On the Eve of a Historical Meeting, Everybody Wants to Join the BRICS
On August 22-24, the BRICS Summit will be held in Johannesburg, South Africa, and despite ongoing blackmail and pressure tactics coming from London and Washington, the heads of state or government of Brazil, Russia, India, China, and South Africa will take up their agenda of:
1) the expansion of the BRICS into “BRICS-Plus,” establishing the mechanism for inclusion of the 40 nations that have already stated that they intend to apply for membership; and
2) new, non-dollar payment mechanisms among these countries, that are eager to get off the West’s sinking financial Titanic, with its deadly sanctions and debt-collection policies.
Widespread discussion is underway on how best to establish a new, non-speculative currency to foster trade and development in the Global South, a discussion in which the ideas of Lyndon LaRouche are widely circulated.
While London and Washington were hoping that Russian President Vladimir Putin’s decision to not attend the BRICS summit in person would prevent that summit’s ability to act decisively, that is not happening.
Meanwhile, the BRICS looks more and more like the “Global South”. A South African official announced that 22 Asian, African and Latin American countries had formally applied for membership. Reporting on the official’s remarks, Nesavisimaya Gazeta wrote Aug. 2 that this list includes seven Arab countries: Algeria, Bahrain, Egypt, the United Arab Emirates, Saudi Arabia, Sudan and Tunisia. A number of African nations – the Democratic Republic of the Congo, Gabon, Nigeria, Senegal, the Union of the Comoros, and Ethiopia – have also officially announced their intention to become BRICS members. Bangladesh, Indonesia and Kazakhstan also hope to join the group. The applications of Iran and Argentina have been under consideration since last year. On July 31, the presidents of Bolivia and Venezuela also expressed their nations’ interest in BRICS membership.
A number of African nations – the Democratic Republic of the Congo, Gabon, Nigeria, Senegal, the Union of the Comoros, and Ethiopia – have officially announced their intention to become BRICS members, while Bangladesh, Indonesia and Kazakhstan also hope to join the group. The applications of Iran and Argentina have been under consideration since last year. On July 31, the presidents of Bolivia and Venezuela also expressed their nations’ interest in BRICS membership.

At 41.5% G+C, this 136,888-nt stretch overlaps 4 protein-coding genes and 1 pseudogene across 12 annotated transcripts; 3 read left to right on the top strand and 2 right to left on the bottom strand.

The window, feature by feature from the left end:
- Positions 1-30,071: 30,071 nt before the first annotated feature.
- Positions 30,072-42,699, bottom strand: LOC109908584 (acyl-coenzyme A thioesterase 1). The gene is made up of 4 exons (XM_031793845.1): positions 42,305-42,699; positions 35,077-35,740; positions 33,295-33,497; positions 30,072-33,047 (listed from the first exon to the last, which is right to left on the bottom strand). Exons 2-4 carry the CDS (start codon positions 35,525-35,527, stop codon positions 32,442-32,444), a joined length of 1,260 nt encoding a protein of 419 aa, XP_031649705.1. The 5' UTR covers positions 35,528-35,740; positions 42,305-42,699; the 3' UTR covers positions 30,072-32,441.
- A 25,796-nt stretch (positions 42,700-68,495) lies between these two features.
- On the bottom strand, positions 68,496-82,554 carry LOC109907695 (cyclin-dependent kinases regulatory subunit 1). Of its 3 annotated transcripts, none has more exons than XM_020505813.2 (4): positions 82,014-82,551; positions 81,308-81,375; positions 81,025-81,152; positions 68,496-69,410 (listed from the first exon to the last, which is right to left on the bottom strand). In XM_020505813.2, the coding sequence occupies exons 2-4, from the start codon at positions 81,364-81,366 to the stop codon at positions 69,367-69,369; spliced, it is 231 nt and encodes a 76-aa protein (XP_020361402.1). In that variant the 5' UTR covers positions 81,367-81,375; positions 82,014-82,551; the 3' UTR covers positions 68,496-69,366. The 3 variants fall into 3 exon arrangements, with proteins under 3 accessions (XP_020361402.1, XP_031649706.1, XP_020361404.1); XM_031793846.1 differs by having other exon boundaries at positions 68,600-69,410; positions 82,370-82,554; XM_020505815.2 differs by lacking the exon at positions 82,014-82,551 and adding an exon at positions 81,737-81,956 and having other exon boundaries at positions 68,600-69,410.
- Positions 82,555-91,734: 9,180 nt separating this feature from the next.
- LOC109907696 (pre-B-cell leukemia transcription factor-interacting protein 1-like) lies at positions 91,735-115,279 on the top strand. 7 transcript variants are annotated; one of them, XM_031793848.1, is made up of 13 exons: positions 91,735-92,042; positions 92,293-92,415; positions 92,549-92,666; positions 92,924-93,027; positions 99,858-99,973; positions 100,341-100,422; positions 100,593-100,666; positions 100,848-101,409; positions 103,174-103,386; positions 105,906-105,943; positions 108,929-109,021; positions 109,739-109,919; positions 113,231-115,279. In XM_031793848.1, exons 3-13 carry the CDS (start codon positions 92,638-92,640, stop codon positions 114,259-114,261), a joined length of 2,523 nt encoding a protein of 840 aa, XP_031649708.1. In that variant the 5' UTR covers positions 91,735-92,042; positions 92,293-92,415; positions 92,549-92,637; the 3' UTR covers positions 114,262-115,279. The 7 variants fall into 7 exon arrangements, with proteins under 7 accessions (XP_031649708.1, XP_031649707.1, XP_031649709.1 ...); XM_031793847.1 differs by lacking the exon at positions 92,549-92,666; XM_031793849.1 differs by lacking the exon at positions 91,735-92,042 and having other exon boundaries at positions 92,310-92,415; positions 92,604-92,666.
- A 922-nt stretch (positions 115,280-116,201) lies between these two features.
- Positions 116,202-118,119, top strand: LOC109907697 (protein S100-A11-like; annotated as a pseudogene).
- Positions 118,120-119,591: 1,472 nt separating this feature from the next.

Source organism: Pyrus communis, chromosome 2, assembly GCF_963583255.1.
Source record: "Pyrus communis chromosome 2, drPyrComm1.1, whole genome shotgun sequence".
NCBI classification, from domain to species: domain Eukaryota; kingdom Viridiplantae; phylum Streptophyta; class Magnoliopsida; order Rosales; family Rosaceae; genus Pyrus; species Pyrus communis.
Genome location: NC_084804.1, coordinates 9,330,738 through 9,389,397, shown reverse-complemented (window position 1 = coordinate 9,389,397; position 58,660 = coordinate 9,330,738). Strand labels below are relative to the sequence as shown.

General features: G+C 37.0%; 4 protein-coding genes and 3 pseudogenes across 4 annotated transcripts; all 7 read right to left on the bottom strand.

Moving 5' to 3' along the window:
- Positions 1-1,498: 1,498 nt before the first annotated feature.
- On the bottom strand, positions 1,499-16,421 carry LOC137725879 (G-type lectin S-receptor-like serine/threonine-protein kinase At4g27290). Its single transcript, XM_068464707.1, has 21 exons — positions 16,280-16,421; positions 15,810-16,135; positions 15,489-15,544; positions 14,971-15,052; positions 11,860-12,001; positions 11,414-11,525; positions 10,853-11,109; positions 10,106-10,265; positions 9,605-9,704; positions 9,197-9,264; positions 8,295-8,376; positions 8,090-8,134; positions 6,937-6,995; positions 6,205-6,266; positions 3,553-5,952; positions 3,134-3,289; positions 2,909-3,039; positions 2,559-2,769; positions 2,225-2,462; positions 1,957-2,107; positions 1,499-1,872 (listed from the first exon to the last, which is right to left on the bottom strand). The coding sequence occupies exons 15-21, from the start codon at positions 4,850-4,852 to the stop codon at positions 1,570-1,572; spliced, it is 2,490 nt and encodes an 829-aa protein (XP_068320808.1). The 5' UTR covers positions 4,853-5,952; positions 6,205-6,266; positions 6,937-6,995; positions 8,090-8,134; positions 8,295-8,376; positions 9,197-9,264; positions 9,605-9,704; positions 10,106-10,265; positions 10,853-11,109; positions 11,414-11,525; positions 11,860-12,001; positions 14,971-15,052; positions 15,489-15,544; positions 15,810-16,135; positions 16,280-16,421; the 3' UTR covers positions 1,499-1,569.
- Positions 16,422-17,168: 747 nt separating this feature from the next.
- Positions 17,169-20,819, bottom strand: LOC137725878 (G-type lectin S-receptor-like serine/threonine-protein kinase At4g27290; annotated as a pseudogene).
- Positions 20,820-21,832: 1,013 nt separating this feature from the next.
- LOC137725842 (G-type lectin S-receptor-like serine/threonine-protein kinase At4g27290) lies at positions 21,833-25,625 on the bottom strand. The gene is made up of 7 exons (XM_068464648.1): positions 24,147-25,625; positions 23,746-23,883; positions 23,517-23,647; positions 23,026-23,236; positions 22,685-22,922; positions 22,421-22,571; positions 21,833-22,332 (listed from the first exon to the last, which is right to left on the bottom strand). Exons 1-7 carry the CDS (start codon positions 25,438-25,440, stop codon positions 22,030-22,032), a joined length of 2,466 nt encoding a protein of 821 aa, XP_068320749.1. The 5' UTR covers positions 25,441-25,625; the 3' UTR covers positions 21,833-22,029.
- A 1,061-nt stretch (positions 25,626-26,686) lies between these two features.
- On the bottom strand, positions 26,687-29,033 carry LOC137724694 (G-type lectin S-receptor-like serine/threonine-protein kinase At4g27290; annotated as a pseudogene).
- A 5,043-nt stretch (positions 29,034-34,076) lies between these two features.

Nailya Yakovleva, lead researcher with the Center for Political Studies at the Russian Academy of Sciences’ Institute of Latin American Studies, told NesGaz that countries such as Argentina, Bolivia and Venezuela are motivated to join BRICS as a means of boosting their international prestige and, most importantly, expanding opportunities to attract foreign investment in infrastructure projects and to access all manner of loans. The BRICS New Development Bank, the chairmanship of which recently went to former Brazilian President Dilma Rousseff, could be an ideal source of the funding these countries need.
However, it is not likely that all candidate countries will be granted full BRICS membership at the upcoming summit. Such decisions require the approval of all five current member states, which now account for over 42% of the world’s population, 23% of global GDP and 18% of global trade.
According to Gustavo de Carvalho, researcher at the South African Institute of International Affairs, many candidate countries play an important regional role and have rapidly developing economies and huge populations. One of the reasons driving their efforts to join the five-member group is their interest in using alternative currencies, particularly in bilateral trade. Candidate countries would like to be more independent from the U.S. dollar, this expert believes.